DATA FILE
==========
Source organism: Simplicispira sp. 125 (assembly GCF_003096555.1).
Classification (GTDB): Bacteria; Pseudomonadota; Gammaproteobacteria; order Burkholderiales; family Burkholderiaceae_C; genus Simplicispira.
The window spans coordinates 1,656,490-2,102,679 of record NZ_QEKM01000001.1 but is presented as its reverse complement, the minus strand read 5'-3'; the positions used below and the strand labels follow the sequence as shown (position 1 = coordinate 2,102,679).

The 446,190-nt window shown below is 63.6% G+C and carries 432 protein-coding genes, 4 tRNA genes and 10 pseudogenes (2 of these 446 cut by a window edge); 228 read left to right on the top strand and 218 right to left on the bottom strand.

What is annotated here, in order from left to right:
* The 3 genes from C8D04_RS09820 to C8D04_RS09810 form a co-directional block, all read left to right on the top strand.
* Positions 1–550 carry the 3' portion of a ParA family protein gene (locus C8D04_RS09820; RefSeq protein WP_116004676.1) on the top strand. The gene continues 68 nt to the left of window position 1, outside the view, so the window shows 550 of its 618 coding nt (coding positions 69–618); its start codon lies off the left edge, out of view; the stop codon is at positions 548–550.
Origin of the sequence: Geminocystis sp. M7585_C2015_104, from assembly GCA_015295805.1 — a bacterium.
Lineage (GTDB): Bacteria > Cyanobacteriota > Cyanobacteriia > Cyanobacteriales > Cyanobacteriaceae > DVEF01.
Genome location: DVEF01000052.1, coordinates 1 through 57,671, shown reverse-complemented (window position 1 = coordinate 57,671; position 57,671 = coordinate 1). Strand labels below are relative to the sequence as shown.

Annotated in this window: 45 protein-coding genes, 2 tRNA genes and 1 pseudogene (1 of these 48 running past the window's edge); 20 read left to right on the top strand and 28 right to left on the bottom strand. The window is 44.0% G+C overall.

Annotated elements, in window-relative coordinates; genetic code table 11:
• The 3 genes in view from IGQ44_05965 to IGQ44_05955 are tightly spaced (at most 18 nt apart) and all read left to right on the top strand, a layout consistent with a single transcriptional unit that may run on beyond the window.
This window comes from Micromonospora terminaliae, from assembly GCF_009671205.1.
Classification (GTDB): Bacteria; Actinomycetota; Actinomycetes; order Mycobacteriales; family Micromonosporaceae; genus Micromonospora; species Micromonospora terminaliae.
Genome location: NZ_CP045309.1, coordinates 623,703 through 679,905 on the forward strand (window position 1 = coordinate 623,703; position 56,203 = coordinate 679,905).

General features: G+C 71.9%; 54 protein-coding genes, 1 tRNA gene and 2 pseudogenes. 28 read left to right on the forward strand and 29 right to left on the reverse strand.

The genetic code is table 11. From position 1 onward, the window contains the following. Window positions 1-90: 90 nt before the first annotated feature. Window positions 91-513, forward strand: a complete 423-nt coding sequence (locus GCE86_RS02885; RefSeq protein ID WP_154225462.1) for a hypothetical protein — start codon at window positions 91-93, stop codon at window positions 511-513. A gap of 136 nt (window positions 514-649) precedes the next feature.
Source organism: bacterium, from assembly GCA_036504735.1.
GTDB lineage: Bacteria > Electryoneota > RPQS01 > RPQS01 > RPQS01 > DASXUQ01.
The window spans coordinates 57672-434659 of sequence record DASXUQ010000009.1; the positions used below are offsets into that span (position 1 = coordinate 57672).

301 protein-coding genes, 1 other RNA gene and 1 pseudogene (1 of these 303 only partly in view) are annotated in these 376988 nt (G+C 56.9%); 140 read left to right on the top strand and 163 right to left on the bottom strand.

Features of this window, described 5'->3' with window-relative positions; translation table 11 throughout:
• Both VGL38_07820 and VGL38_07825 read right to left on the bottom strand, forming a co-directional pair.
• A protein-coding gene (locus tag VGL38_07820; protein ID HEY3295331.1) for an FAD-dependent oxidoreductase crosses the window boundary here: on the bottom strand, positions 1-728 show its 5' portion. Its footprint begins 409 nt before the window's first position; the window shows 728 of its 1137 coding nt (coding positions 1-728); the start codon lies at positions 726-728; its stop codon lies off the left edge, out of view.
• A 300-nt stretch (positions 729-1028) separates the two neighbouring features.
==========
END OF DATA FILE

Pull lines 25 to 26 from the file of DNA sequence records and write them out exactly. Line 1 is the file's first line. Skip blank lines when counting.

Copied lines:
• A protein-coding gene (locus tag VGL38_07820; protein ID HEY3295331.1) for an FAD-dependent oxidoreductase crosses the window boundary here: on the bottom strand, positions 1-728 show its 5' portion. Its footprint begins 409 nt before the window's first position; the window shows 728 of its 1137 coding nt (coding positions 1-728); the start codon lies at positions 726-728; its stop codon lies off the left edge, out of view.
• A 300-nt stretch (positions 729-1028) separates the two neighbouring features.